Medication is Key in Recovering from a Heart Attack

Posted by Bianca Doran on February 03, 2016

Medication is Key in Recovering from a Heart Attack

"Listen to your doctor" is one of the golden rules we were taught growing up. It seems simple enough, but did you know that many patients skip their prescriptions? A new study found this to be particularly true regarding patients surviving a heart attack. The dangers in skipping medication after a heart attack can result in poor outcomes, including hospitalization, progression of the disease and even negatively affecting survival rate. The takeaway message may be that medication is key in recovering from a heart attack.

Forgetfulness, Side-Effects & Expense

The researchers of the study focused their attention on 7,425 patients who unfortunately experienced a heart attack. The team asked the patients how often they took their medication the physicians prescribed. Of this group, 2,150 patients admitted to only taking their prescriptions some of the time.

There are a variety of reasons why patients may not choose to listen to their doctor when it comes to their medicine, says Dr. Robin Matthews, lead author of the study and researcher at Duke University Medical Center. These reasons can range anywhere from not fully understanding the importance of the medicine and how they play a role in future prevention to fearing the side effects or expense of the medication.

Matthews and his team reviewed 216 patients between April 2010 and May 2012 and followed up with their prescription intake six weeks after their episodes. 71% of the participants consistently took their medicine; however, 25% admitted occasionally taking their prescriptions and 4% admitted rarely taking their prescription.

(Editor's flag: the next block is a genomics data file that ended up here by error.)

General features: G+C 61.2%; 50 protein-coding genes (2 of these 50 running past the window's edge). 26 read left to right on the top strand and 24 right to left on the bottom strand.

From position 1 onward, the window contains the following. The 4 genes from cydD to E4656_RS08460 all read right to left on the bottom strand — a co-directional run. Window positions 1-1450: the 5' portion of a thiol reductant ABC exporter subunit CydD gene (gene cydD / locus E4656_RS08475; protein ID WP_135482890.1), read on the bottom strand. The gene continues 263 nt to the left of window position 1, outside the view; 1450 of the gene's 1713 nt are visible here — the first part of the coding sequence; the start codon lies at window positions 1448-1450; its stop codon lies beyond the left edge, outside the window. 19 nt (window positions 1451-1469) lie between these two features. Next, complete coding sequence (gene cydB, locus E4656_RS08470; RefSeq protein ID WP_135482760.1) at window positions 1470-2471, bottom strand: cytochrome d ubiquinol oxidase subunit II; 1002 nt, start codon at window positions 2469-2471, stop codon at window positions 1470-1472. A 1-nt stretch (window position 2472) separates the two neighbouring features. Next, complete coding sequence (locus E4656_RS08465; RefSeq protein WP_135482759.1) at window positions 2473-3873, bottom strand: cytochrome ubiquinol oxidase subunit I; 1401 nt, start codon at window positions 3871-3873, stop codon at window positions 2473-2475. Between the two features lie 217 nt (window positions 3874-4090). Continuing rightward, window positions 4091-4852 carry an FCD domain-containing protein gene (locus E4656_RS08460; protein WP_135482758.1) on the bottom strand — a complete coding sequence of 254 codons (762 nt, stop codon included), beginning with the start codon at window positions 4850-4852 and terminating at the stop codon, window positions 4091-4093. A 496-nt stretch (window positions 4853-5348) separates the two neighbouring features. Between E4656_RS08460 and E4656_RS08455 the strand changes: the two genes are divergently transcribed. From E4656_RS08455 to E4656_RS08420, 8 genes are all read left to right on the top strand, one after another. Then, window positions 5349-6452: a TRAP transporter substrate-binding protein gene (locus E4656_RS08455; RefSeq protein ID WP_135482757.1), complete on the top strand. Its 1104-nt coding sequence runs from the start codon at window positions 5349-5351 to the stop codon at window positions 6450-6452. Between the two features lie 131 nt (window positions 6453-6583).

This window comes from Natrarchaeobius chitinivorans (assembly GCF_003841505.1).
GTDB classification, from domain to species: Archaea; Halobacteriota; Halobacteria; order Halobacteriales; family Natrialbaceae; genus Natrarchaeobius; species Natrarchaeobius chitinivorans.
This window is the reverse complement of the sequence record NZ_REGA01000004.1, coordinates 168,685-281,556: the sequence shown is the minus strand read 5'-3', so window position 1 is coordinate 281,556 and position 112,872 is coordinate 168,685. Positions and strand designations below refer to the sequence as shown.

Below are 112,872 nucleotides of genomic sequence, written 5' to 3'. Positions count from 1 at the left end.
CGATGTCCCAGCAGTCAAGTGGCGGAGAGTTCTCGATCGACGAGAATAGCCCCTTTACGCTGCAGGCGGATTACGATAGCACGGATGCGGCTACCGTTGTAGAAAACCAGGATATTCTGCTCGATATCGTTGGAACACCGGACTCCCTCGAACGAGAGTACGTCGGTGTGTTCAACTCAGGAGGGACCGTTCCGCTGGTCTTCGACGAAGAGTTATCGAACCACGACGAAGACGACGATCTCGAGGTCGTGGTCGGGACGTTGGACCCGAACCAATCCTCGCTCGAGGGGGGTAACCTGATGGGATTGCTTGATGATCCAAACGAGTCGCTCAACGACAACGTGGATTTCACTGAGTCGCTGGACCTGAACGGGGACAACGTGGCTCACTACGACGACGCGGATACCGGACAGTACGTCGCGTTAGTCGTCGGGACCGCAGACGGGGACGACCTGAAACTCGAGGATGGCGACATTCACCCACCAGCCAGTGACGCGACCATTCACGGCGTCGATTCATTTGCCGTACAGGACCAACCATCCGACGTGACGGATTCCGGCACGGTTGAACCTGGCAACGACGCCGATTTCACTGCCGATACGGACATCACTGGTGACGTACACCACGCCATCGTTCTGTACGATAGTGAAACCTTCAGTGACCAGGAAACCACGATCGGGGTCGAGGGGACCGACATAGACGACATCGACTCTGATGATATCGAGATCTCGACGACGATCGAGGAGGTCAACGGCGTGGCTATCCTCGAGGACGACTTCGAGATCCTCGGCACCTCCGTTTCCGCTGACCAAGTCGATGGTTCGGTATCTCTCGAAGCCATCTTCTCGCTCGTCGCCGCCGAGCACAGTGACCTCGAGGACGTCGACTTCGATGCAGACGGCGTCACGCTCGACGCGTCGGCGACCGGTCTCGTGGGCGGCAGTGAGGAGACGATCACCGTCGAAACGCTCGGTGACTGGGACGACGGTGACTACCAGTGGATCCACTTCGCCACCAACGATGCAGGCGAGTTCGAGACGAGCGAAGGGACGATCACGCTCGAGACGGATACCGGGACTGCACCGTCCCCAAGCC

Those who were least likely to listen to their doctor admitted their forgetfulness while 20% admitted to fear of side effects. Although there is not enough research to define a direct cause and effect relationship, those who were least compliant were more likely to be back in the hospital or even die, two months after their heart attack. It is also important to note, however, that the team only checked medication observance at one point in time and relied on the patients to answer truthfully.

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Surviving a Heart Attack

The experience of surviving a heart attack can be very difficult. Below are some reasons that patients might not be taking their medication:

  • The conversation between the doctor and the patient on their medication happens after the patient’s episode, and may become diluted with all the other issues and stress factors happening.
  • Limited insurance coverage and high co-payments can turn off patients on a budget from refilling their prescription.
  • The patients may be depressed or stressed from the heart attack, and having to take medication might serve as reminders of the heart attack and traumatic experience. The very medicine that might save their life becomes a depressing reminder.

If you or your loved one experienced a heart attack, it is essential to ask the question, “Why do I need this medicine, and what will happen if I do not take it?” Have yourself or your loved one understand the importance of medication, post-heart attack, to keep yourself out of the hospital and on the road of recovery.


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